“Many boats do not go fishing these days. Those boats you see anchored there, consume a lot of diesel to get to sea for enough time for a good catch of fish. Look at this place now—it is totally barren. We used to have loads of fish on a day like today. This is a season when we used to get a lot of fish. It was normally a very busy time for fishing.
“All the jobs in the fishing industry have gone. The lives of fishing workers and their families are at risk. We used to collect the fishing harvest from here and transport it. We were paid around 3,000 rupees for a day’s driving by the lorry owner. Now the lorry owner himself is struggling. He does not even make the cost of the fuel these days. We were able to collect a full lorry load of fish before. Now we get a very small amount.
“Hundreds of lorries used to arrive daily at the main fish market in Paliyagoda, Colombo, to collect and deliver fish to the other parts of the country. Many do not come anymore because of the fuel crisis. Many fish vendors are struggling to collect the money some people owe them.
“The boat workers are totally devastated. They do not have any work. Their families do not have anything to eat. They stay at home with nothing to do. Many are in debt. I don’t know what this government is doing.”
Gamini, a casual worker totally dependent on the fishing industry, was mending a fishing net with others at the Kapparathota fishing harbour.
“I do not have the words to describe the situation we are in. We do not have jobs. We do not have the means to live. We get jobs when the boats go fishing and their nets get torn or tangled. Because there is no fuel, they do not go fishing. So we do not get anything to do. When the fishing harbour was functioning well, we could earn 1,200-2,500 rupees depending on the net owner. We also used to get something to eat. Now, most days, we do not have work. I have four children and my wife to feed.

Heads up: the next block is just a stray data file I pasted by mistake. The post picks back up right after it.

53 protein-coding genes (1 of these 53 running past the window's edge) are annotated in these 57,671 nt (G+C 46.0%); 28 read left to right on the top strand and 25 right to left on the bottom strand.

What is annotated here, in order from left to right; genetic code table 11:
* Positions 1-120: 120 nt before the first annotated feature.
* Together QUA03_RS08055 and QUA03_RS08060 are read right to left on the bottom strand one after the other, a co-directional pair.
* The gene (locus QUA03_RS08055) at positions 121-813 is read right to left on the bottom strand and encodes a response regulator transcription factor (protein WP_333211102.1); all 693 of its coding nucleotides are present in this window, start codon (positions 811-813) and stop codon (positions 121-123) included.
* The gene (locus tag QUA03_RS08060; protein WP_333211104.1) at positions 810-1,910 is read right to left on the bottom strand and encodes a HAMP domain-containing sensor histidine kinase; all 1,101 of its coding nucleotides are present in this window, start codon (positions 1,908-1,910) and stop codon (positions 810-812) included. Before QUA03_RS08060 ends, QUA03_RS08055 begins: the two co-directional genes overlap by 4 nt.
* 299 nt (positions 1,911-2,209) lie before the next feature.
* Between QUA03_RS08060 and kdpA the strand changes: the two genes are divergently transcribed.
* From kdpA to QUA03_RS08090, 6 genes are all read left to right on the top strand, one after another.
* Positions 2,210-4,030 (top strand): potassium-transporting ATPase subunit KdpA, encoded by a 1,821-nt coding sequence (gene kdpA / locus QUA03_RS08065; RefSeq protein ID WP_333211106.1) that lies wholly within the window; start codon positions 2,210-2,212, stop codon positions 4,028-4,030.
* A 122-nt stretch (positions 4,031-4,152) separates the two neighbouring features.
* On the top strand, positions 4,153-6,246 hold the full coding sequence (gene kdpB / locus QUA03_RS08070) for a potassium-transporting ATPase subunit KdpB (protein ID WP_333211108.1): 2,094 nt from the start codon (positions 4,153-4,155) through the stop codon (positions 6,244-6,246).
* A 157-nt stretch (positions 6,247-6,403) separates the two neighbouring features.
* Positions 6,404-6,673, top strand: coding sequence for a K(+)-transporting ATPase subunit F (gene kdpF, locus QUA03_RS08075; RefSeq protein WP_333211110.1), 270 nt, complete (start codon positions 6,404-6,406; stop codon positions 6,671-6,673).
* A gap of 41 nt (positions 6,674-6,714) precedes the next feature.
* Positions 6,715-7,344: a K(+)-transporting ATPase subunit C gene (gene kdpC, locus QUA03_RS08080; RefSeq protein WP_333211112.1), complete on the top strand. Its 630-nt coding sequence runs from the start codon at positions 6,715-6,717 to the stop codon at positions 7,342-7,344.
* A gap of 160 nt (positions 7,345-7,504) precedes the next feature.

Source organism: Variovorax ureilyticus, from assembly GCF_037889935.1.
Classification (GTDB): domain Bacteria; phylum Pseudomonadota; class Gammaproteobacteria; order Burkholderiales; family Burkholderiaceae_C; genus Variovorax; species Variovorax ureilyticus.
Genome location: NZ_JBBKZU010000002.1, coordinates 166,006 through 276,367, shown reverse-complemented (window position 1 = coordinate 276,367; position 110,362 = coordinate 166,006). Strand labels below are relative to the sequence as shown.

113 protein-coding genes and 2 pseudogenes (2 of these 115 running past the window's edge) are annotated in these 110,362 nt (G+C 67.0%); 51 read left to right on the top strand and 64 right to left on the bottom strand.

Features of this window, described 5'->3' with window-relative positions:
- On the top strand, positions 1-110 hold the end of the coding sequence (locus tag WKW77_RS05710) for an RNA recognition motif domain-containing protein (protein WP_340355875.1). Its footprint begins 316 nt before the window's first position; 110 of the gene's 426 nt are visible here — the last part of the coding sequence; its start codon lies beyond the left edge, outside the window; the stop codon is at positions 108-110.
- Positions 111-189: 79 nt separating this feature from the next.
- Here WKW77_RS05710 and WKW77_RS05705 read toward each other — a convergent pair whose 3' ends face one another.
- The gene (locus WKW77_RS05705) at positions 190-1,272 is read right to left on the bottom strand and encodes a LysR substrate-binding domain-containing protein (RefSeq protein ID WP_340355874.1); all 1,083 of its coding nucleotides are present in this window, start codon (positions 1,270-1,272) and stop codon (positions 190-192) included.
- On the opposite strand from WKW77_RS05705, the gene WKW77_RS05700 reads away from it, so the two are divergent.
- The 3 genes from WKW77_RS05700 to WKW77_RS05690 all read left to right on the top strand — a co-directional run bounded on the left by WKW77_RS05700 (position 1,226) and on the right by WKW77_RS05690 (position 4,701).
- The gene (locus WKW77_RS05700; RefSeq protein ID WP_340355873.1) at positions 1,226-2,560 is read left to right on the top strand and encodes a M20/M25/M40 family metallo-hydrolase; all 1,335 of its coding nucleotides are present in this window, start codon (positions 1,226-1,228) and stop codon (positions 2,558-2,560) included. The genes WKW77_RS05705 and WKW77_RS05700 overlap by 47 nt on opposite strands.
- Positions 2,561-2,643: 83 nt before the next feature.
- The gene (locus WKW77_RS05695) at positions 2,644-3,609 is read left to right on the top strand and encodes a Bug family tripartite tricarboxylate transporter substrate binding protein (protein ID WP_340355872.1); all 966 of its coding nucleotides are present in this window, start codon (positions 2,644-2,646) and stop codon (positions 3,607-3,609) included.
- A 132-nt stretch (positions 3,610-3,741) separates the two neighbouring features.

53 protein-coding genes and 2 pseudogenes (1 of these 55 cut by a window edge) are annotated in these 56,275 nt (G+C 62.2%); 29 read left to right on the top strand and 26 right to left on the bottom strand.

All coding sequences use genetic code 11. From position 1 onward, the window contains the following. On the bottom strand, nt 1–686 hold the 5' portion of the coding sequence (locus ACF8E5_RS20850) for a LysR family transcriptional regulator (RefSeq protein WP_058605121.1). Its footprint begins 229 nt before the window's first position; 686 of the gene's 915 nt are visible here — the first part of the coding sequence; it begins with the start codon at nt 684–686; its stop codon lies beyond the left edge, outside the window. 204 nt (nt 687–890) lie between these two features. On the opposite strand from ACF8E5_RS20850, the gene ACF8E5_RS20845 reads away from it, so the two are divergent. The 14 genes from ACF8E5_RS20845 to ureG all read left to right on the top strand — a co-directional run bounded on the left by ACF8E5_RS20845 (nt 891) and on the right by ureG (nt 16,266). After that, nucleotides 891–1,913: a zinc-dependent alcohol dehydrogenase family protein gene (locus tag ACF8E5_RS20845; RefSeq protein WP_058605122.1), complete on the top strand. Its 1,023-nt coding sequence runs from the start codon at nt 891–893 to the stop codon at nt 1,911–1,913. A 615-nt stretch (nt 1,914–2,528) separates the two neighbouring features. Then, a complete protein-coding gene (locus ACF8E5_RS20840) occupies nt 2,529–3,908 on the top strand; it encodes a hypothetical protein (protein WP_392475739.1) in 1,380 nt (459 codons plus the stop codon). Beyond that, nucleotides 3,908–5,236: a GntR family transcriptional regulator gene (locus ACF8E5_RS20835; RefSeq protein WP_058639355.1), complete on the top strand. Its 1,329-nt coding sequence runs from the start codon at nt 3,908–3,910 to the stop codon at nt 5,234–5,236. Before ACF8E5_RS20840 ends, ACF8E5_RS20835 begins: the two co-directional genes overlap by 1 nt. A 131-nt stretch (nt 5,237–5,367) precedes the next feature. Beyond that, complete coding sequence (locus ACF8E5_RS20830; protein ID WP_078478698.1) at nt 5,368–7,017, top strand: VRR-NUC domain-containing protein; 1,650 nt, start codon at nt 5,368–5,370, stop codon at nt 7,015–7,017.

“Yesterday I bought two loaves of bread and a packet of margarine. It cost me 700 rupees. The price of all essential food items has skyrocketed. When we finish this job today, we don’t know when we will have work again. It is uncertain when the boats will get fuel.
“Some days, we borrow around 500 rupees from boat owners because we want to survive. Some do not even expect to be paid back. They just know that they will need us in the future. If we borrow a large amount, we will have to pay it back. But these days we can’t borrow from them because they don’t do not have disposable money either.”
The WSWS reporter explained they needed to form independent action committees to fight for their social needs against the government’s plans to implement austerity.
Gamini commented: “It is a very good idea and I agree that we need to have our own organisations. All we have done so far is to vote for these people who have destroyed the lives of us and our children.”